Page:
Just spit-balling here, but I wonder if this couldn't be a pneumatic over-pressure event.
The blown open service doors indicative of such an event.
It's clearly an inlet cowl separation, but what if it was from an internal event (over-pressure of the inlet TAI system) vs. an external event, that caused the cowl to fail in a localized area and then aerodynamic forces took over and tore the inlet apart and off the airframe. Separation in stages can easily cause the widespread damage we see.
Now, in my almost 30 years in the industry, I've never quite seen an inlet fail quite so bad.
Have to agree on most points with you, especially never seeing anything like this. But would the anti-ice nose cowl system be able to do that ? After entering the nose cowl the hot engine bleed air comes out of the piccolo tubes heating the LE of the nose cowl and then blows overboard through that vent at the bottom of the cowl. Did the vent become clogged ? How ? What is intriguing to me, is in the photo taken inflight, this one,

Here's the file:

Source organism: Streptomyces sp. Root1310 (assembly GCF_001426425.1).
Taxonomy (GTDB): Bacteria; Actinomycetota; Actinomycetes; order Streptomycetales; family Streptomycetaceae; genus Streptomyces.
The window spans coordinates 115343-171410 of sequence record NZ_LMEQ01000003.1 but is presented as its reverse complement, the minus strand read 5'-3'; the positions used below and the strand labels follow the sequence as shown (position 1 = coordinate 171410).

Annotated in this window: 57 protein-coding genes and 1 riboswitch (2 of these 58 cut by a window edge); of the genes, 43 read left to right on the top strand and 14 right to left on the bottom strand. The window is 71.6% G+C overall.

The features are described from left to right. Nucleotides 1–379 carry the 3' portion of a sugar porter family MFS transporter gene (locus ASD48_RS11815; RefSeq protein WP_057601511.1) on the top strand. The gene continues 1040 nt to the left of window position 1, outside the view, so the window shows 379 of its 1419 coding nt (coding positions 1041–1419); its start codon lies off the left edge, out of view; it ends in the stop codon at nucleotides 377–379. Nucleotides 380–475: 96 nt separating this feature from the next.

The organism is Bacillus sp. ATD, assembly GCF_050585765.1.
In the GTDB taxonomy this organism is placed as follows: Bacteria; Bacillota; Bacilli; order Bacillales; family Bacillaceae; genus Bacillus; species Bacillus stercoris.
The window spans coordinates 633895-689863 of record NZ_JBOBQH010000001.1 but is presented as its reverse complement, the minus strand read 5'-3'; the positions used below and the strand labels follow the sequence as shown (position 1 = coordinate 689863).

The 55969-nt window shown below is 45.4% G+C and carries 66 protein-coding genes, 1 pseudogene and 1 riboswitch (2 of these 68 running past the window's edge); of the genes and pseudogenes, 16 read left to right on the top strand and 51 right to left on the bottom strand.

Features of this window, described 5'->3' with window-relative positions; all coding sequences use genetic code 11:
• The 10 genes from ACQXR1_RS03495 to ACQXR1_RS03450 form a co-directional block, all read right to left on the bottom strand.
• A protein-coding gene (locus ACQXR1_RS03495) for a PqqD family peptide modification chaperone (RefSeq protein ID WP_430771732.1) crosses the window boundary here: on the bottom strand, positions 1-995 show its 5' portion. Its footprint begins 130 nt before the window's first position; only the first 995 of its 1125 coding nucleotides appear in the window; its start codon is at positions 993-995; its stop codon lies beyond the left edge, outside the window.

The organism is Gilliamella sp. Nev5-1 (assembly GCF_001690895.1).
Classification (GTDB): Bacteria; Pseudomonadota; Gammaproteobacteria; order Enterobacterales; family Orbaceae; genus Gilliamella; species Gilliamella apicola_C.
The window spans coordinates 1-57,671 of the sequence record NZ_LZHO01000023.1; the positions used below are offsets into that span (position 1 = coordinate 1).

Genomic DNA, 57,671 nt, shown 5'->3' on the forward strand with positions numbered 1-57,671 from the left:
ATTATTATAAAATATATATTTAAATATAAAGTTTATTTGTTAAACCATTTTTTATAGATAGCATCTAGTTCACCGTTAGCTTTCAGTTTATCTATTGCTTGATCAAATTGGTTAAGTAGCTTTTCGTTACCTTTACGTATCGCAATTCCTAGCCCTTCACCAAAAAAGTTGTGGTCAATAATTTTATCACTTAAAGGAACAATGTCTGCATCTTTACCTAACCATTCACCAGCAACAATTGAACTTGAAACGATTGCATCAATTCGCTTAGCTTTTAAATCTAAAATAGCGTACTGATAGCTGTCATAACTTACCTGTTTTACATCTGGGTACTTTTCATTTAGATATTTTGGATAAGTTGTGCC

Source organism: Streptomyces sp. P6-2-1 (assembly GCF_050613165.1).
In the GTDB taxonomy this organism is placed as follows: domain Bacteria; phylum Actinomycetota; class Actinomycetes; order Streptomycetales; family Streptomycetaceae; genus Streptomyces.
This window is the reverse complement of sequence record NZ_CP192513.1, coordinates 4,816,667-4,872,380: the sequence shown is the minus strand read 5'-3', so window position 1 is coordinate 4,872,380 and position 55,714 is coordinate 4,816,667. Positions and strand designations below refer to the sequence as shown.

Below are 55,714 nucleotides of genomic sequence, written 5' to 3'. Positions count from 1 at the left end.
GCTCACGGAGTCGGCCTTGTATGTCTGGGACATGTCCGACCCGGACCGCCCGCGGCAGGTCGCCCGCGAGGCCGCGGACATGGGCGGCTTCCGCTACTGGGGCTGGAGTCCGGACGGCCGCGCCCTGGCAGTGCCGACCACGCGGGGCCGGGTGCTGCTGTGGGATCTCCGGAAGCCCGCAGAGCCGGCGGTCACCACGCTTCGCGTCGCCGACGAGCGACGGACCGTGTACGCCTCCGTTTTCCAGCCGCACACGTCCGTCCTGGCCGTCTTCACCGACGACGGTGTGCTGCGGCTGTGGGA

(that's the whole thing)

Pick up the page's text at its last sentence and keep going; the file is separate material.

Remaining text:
the big long patch of shiny metal on top of whats left of the nose cowl with the red sealant around it's perimeter. Do not remember seeing that in nose cowls. Looks to be a repair possibly, and the tear goes right along the edge of that area. and the tear along that area is pretty linear. The rest of the nose cowl that is left, the edge is jagged. A bad crack not caught ? Or was there a failure of the TAI system on #1 engine. The regulator on the TAI is supposed to keep pressure below 50psi. Did the TAI pressure switch illuminata before this event showing that TAI duct pressure was above 65psi ?
Pieces of that nose cowl as it came apart interrupting the airflow at that flight level could have stalled the compressor overpressurizing the bleeds, catching the VBVs and VSVs off guard, and bleed lines causing all those access panels to blow open. Will be interesting to see what the NTSB will find out in the investigation.